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Snow Covered Evergreens of Idaho

A Guide To Insulation For Warmth

Keeping warm in the cold weather is a critical survival skill. Like any skill, understanding is root to mastering.

To begin with, here are the 5 leading cause of loss of body heat

  1. Radiation is an invisible energy emitted objects, which can be reflected back to the body by a shiny or light-colored surface.
  2. The transfer of heat from one molecule to another is called conduction. When you touch a warm hand to a cold object, for example, the heat will leave your hand and warm the object. To minimize this type of body heat loss, use insulation that contains “dead air space: and thick material.
  3. Convection is a type of body heat loss that happens when the warm layer of air next to the skin is carried away, usually by wind. To prevent this, wear clothing that is dense enough to contain the warm air and prevent the wind from reaching your skin.
  4. When trapped perspiration evaporates, this cools the layer of air next to the skin. The best way to minimize this problem is to have proper ventilation before you sweat.
  5. Respiration is the process where we inhale cold air and exhale warm air, and there’s not much which can be done about that.

Here are some types of insulation to minimize loss of body warmth

Natural Insulation includes down, which comes from the undercoat of waterfowl and is widely regarded as a powerfully effective material for insulation. However, when down gets wet it will lost up to 95% of its’ value and takes a very long time to dry. For that reason, down clothing is not the best option for practicing survival skills.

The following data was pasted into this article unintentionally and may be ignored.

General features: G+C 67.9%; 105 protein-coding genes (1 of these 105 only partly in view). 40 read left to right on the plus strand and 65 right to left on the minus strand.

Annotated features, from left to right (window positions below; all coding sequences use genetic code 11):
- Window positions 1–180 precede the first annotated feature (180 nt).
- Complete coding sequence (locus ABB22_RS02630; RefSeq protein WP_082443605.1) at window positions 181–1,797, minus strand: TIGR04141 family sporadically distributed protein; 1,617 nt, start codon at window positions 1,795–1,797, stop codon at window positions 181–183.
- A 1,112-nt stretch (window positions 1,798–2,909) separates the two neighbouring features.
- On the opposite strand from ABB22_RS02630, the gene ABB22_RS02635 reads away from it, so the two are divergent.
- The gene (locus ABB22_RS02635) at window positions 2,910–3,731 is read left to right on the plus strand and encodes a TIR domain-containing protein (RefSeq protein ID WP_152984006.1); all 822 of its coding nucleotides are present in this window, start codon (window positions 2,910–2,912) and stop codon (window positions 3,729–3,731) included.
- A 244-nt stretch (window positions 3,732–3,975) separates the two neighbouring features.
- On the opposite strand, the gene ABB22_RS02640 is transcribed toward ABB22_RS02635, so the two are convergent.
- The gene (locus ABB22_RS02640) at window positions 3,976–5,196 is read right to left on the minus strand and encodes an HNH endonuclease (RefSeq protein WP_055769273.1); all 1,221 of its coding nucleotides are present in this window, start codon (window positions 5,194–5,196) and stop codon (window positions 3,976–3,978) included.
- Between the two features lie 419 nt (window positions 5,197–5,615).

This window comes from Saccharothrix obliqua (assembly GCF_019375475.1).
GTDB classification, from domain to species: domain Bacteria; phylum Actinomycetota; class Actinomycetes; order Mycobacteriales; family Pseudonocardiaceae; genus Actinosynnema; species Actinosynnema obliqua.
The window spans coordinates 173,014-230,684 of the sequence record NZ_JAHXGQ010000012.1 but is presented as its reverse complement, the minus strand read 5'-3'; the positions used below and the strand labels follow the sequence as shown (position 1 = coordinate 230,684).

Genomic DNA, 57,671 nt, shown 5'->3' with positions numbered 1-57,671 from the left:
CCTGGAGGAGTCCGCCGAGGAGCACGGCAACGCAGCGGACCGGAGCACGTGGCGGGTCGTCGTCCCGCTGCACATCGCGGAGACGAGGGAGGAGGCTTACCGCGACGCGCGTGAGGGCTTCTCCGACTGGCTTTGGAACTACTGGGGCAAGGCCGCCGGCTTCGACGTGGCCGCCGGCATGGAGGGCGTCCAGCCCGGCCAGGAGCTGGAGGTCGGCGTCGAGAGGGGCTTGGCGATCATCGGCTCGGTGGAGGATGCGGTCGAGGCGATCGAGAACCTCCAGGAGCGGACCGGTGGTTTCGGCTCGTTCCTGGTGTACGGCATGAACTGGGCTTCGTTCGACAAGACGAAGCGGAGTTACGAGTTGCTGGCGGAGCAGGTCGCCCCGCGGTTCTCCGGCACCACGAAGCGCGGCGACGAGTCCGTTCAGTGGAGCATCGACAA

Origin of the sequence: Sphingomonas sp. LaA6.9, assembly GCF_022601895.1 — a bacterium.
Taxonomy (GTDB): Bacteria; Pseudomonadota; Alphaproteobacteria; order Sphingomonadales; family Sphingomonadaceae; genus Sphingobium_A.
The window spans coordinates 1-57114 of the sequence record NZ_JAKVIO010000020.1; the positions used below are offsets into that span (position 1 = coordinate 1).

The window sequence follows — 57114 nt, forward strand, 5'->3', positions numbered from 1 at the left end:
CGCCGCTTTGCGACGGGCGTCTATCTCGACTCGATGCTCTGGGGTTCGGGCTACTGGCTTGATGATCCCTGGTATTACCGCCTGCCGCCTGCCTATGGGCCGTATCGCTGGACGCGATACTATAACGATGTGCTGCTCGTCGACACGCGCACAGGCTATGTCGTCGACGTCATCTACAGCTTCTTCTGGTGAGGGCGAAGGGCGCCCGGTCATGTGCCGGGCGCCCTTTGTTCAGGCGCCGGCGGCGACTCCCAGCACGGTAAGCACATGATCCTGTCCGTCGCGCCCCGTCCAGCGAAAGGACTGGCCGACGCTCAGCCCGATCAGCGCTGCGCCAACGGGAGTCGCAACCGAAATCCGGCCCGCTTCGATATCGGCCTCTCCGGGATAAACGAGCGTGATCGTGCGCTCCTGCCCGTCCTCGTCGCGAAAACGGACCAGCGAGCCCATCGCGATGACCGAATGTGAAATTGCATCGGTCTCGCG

A better option for natural insulation is wool, which will retain up to 95% of its’ warmth even when wet.

Synthetic insulation options that are effective for practicing survival skills in snowy conditions include: fiber pile, Polarguard, Quallogil, Thinsulate, Softique, and Tex-O-Lite.

Almost all of these types of insulated clothing should be encased in some type of shell (usually nylon or another synthetic material) with wool and Fiberpile being the only exceptions.

Here are some extra tips on insulation:

  1. Be sure to wring out wet clothes as soon as possible, so they will dry quicker. Wet clothes will conduct heat away from your body.
  2. Two light sweaters are better than one heavy sweater, because the layer of air trapped between them will add more insulation.
  3. Remove a few layers of clothing when you begin to swear, to prevent evaporation from cooling the skin.
  4. Up to half of your body warmth can be lost through the head, so be sure to wear a hat!
  5. If you are caught in extremely cold weather conditions, the best survival practice is to stuff your pant legs into your socks, fill your pants with debris that will create dead air space, tuck your shirt into your pants and fill your shirt as well.

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